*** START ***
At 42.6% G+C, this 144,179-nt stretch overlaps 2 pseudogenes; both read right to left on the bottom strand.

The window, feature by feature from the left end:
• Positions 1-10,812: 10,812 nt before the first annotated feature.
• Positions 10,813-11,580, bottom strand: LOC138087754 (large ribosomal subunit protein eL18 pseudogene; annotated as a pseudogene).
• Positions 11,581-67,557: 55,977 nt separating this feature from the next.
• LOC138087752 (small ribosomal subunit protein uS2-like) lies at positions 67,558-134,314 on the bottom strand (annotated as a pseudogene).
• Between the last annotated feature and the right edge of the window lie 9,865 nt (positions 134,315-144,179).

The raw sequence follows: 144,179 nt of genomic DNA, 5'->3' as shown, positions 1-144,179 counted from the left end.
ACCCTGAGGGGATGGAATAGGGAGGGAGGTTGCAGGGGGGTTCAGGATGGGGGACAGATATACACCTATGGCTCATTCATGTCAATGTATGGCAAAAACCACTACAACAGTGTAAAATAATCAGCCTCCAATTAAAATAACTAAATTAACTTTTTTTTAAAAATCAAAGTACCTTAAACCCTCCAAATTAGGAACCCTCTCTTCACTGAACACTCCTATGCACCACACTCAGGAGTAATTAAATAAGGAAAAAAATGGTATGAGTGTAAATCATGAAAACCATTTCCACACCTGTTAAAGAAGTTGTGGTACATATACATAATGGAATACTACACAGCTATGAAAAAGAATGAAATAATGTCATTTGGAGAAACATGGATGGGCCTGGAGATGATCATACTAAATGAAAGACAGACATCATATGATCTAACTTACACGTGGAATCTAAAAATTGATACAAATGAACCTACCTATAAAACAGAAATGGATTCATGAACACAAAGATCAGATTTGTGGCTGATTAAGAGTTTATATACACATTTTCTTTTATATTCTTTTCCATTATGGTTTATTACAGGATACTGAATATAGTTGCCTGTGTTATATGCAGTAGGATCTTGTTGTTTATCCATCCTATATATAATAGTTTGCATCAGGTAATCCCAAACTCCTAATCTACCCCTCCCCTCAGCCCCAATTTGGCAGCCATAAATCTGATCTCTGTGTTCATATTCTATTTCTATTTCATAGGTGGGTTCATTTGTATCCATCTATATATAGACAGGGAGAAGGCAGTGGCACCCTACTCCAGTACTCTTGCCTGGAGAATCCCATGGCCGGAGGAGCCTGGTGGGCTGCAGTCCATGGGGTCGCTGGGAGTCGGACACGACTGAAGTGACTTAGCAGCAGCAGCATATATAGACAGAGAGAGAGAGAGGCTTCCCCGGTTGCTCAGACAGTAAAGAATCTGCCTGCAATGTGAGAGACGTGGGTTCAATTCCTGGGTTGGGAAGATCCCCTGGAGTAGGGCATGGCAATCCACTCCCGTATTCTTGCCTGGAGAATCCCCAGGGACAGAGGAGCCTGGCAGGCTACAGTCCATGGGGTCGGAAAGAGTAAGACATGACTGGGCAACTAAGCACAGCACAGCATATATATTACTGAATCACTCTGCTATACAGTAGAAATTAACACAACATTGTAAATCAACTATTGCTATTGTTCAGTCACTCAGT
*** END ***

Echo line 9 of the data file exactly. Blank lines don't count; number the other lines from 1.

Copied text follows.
ACCCTGAGGGGATGGAATAGGGAGGGAGGTTGCAGGGGGGTTCAGGATGGGGGACAGATATACACCTATGGCTCATTCATGTCAATGTATGGCAAAAACCACTACAACAGTGTAAAATAATCAGCCTCCAATTAAAATAACTAAATTAACTTTTTTTTAAAAATCAAAGTACCTTAAACCCTCCAAATTAGGAACCCTCTCTTCACTGAACACTCCTATGCACCACACTCAGGAGTAATTAAATAAGGAAAAAAATGGTATGAGTGTAAATCATGAAAACCATTTCCACACCTGTTAAAGAAGTTGTGGTACATATACATAATGGAATACTACACAGCTATGAAAAAGAATGAAATAATGTCATTTGGAGAAACATGGATGGGCCTGGAGATGATCATACTAAATGAAAGACAGACATCATATGATCTAACTTACACGTGGAATCTAAAAATTGATACAAATGAACCTACCTATAAAACAGAAATGGATTCATGAACACAAAGATCAGATTTGTGGCTGATTAAGAGTTTATATACACATTTTCTTTTATATTCTTTTCCATTATGGTTTATTACAGGATACTGAATATAGTTGCCTGTGTTATATGCAGTAGGATCTTGTTGTTTATCCATCCTATATATAATAGTTTGCATCAGGTAATCCCAAACTCCTAATCTACCCCTCCCCTCAGCCCCAATTTGGCAGCCATAAATCTGATCTCTGTGTTCATATTCTATTTCTATTTCATAGGTGGGTTCATTTGTATCCATCTATATATAGACAGGGAGAAGGCAGTGGCACCCTACTCCAGTACTCTTGCCTGGAGAATCCCATGGCCGGAGGAGCCTGGTGGGCTGCAGTCCATGGGGTCGCTGGGAGTCGGACACGACTGAAGTGACTTAGCAGCAGCAGCATATATAGACAGAGAGAGAGAGAGGCTTCCCCGGTTGCTCAGACAGTAAAGAATCTGCCTGCAATGTGAGAGACGTGGGTTCAATTCCTGGGTTGGGAAGATCCCCTGGAGTAGGGCATGGCAATCCACTCCCGTATTCTTGCCTGGAGAATCCCCAGGGACAGAGGAGCCTGGCAGGCTACAGTCCATGGGGTCGGAAAGAGTAAGACATGACTGGGCAACTAAGCACAGCACAGCATATATATTACTGAATCACTCTGCTATACAGTAGAAATTAACACAACATTGTAAATCAACTATTGCTATTGTTCAGTCACTCAGT